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UNT, TWU to present digital humanities conference in September

When students in some Texas schools study the Texas Revolution, they read actual letters written by those who experienced the battles, including William Travis’ plea for reinforcements that he wrote as Mexican troops surrounded the Alamo and Sam Houston’s official report of the victorious Battle of San Jacinto.

These items on the Resources4Educators section of the UNT Libraries' Portal to Texas History are just one example of how faculty members are using digital archives, GIS and mapping, data visualization and blogging and social media to teach humanities. The third Digital Frontiers conference sponsored by the UNT Libraries Sept. 18-19 will bring together scholars and teachers, academic and public librarians and others to learn about the latest developments and use of digital resources.

Texas Woman’s University’s Blagg-Huey Library has joined with the UNT Libraries and the Portal to Texas History — which provides online access to millions of pages of items from archives, historical societies, libraries, museums and collections in Texas — as a partner for this year’s conference.

The conference will be at TWU’s Hubbard Hall. Registration is available through Sept. 12.

Fees range from $40 to $125, with those who register at higher levels receiving perks such as travel mugs, locally roasted coffee and VIP tours of TWU’s special collections and archives with a luncheon catered by Queenie’s Steakhouse in Denton, owned by celebrity chef Tim Love. The conference is free to full-time undergraduate and graduate students, but they must register in advance.

Spencer KeralisSpencer Keralis, right, research associate professor with the UNT Libraries, said Digital Frontiers exists because librarians and scholars wanted “to reach across departmental and institutional boundaries to find collaborators and do the work that is the future of the humanities.” The partnership with TWU, he said, reflects the theme of collaboration.

Kimberly Johnson, coordinator of special collections with the TWU Libraries, noted the partnership between UNT and TWU Libraries “highlights the strengths of two distinguished academic libraries in the North Texas area and provides the ideal opportunity for the Blagg-Huey Library on the TWU Denton campus to welcome the digital humanities community to the Woman’s Collection, a preeminent research center for women’s history.”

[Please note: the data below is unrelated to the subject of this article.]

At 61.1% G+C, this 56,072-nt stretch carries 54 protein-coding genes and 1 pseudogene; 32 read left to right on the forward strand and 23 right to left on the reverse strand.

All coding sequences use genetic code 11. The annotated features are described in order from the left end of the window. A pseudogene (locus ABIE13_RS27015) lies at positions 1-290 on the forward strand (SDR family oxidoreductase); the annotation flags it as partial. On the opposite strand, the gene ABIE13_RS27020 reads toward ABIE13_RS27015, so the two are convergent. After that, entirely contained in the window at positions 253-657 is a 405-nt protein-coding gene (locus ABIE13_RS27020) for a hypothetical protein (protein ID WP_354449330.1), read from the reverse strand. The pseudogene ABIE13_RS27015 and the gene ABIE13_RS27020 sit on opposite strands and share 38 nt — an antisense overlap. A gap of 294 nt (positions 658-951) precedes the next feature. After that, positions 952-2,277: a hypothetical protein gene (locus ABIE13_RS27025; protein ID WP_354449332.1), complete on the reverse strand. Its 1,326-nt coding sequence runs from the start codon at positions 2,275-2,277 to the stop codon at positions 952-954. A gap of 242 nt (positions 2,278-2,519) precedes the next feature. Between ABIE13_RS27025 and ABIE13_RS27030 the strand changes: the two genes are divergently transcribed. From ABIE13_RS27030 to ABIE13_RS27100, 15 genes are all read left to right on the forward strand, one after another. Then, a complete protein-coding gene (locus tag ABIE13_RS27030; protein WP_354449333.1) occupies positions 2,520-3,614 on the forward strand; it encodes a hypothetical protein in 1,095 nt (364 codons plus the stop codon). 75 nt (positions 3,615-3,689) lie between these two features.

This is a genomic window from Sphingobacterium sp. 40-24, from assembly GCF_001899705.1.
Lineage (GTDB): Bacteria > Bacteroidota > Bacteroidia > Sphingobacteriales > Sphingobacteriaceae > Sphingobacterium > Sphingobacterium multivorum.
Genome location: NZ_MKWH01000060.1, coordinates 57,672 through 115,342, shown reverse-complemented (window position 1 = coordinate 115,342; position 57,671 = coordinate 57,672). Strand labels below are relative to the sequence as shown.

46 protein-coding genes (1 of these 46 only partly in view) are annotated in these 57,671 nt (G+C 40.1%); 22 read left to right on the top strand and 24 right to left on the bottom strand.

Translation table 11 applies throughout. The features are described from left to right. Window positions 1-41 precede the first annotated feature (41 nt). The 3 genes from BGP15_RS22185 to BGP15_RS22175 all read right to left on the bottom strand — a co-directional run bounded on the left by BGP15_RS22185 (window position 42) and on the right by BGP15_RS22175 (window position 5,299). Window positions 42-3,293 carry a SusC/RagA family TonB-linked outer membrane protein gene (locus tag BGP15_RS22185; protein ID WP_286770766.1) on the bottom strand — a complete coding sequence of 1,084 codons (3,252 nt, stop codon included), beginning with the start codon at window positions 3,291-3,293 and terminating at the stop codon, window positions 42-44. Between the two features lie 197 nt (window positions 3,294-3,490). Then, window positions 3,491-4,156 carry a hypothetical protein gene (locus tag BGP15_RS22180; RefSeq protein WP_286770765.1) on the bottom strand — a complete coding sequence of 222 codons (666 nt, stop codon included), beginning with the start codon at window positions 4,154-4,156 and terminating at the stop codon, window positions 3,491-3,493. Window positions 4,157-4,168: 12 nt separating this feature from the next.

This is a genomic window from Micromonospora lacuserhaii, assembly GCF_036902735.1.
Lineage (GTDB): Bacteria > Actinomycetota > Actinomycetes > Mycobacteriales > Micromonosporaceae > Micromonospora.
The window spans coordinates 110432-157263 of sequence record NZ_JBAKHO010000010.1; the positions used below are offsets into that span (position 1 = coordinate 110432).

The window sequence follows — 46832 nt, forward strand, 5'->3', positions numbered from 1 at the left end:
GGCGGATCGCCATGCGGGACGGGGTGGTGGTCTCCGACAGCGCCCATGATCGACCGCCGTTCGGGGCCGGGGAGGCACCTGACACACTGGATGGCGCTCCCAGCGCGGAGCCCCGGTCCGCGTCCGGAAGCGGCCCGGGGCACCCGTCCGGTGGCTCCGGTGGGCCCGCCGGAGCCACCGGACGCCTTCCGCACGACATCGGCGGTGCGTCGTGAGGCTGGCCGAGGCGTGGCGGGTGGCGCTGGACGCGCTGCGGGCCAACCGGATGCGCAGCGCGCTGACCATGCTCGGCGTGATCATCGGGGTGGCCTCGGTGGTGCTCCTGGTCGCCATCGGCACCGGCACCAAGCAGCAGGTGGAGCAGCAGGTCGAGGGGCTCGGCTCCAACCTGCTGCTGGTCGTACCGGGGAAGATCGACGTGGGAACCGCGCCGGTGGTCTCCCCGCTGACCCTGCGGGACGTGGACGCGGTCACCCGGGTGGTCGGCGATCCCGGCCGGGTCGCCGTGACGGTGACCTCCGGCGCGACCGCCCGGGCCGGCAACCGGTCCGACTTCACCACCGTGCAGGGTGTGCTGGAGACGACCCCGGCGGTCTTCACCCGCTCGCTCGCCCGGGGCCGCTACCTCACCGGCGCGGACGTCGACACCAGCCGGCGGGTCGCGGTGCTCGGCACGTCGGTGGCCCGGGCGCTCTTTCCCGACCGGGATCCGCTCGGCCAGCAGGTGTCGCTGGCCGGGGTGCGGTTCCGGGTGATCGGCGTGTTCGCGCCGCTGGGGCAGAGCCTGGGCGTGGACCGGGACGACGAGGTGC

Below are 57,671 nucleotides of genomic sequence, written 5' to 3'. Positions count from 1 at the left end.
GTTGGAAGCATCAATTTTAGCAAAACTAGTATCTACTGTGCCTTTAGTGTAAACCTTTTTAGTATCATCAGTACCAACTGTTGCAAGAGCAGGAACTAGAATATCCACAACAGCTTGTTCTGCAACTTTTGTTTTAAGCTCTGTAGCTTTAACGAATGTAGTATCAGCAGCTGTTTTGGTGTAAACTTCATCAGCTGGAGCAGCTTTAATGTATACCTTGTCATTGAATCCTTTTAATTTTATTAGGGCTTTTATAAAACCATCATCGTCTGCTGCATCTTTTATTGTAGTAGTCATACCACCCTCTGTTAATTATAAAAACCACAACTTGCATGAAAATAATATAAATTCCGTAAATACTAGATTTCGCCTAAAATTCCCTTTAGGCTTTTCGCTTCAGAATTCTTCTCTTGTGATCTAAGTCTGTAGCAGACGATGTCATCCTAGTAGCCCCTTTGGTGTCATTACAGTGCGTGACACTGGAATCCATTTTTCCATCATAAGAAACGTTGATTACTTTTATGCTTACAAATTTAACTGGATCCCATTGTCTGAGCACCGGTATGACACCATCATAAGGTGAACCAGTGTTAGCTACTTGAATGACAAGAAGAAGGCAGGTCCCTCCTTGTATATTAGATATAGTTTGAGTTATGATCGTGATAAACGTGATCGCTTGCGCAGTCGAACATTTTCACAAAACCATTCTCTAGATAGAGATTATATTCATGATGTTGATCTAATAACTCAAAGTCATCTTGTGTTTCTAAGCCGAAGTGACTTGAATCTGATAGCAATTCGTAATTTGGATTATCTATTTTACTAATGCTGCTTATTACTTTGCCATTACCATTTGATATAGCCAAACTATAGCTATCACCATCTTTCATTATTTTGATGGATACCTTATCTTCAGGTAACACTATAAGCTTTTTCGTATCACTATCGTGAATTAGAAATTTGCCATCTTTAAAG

Digital Frontiers 2014 will be followed by THATCamp Digital Frontiers, or The Humanities and Technology Camp Digital Frontiers, on Sept. 20. THATCamps, which have been held in conjunction with professional conferences since 2008, are open meetings in which humanities and technology professionals of all skill levels learn together in sessions they propose on the spot. The sessions can be led by any participant and may involve demonstrations of tools, or simply be based around discussion of a question. THATCamps follow the participatory “unconference” model developed by George Mason University’s Center for History and New Media.  

THATCamp will take place at TWU’s Blagg-Huey Library.The fee is $20 and includes breakfast and lunch. Registration is available on the conference website through Sept. 12. Conference registration is not required to attend THATCamp.

Miriam Posner, the coordinator and a core faculty member of the University of California-Los Angeles’ Digital Humanities Program, is the keynote speaker for Digital Frontiers 2014. Dorothea Salo, a faculty associate at the University of Wisconsin’s School of Library and Information Studies, will be the conference’s plenary speaker.

--Nancy Kolsti, News Promotions

Posted on: Wed 16 July 2014

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